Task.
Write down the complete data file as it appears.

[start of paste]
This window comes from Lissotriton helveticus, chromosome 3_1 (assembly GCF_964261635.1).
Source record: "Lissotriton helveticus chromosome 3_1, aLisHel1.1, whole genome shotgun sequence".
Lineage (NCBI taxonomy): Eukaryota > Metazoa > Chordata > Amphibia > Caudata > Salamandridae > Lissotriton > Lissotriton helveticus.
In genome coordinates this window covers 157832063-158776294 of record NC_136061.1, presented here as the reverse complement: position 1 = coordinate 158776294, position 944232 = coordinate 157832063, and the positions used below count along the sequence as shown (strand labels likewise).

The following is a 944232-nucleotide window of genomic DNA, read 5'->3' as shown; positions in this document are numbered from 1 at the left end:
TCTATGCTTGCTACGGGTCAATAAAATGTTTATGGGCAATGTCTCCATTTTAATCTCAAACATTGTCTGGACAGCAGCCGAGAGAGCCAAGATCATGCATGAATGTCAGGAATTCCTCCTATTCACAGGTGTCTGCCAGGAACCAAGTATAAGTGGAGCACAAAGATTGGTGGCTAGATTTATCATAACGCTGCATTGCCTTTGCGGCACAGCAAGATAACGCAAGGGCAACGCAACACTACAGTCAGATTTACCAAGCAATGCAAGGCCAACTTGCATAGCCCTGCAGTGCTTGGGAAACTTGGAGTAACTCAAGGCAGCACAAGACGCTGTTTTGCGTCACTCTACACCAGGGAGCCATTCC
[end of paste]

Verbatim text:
This window comes from Lissotriton helveticus, chromosome 3_1 (assembly GCF_964261635.1).
Source record: "Lissotriton helveticus chromosome 3_1, aLisHel1.1, whole genome shotgun sequence".
Lineage (NCBI taxonomy): Eukaryota > Metazoa > Chordata > Amphibia > Caudata > Salamandridae > Lissotriton > Lissotriton helveticus.
In genome coordinates this window covers 157832063-158776294 of record NC_136061.1, presented here as the reverse complement: position 1 = coordinate 158776294, position 944232 = coordinate 157832063, and the positions used below count along the sequence as shown (strand labels likewise).

The following is a 944232-nucleotide window of genomic DNA, read 5'->3' as shown; positions in this document are numbered from 1 at the left end:
TCTATGCTTGCTACGGGTCAATAAAATGTTTATGGGCAATGTCTCCATTTTAATCTCAAACATTGTCTGGACAGCAGCCGAGAGAGCCAAGATCATGCATGAATGTCAGGAATTCCTCCTATTCACAGGTGTCTGCCAGGAACCAAGTATAAGTGGAGCACAAAGATTGGTGGCTAGATTTATCATAACGCTGCATTGCCTTTGCGGCACAGCAAGATAACGCAAGGGCAACGCAACACTACAGTCAGATTTACCAAGCAATGCAAGGCCAACTTGCATAGCCCTGCAGTGCTTGGGAAACTTGGAGTAACTCAAGGCAGCACAAGACGCTGTTTTGCGTCACTCTACACCAGGGAGCCATTCC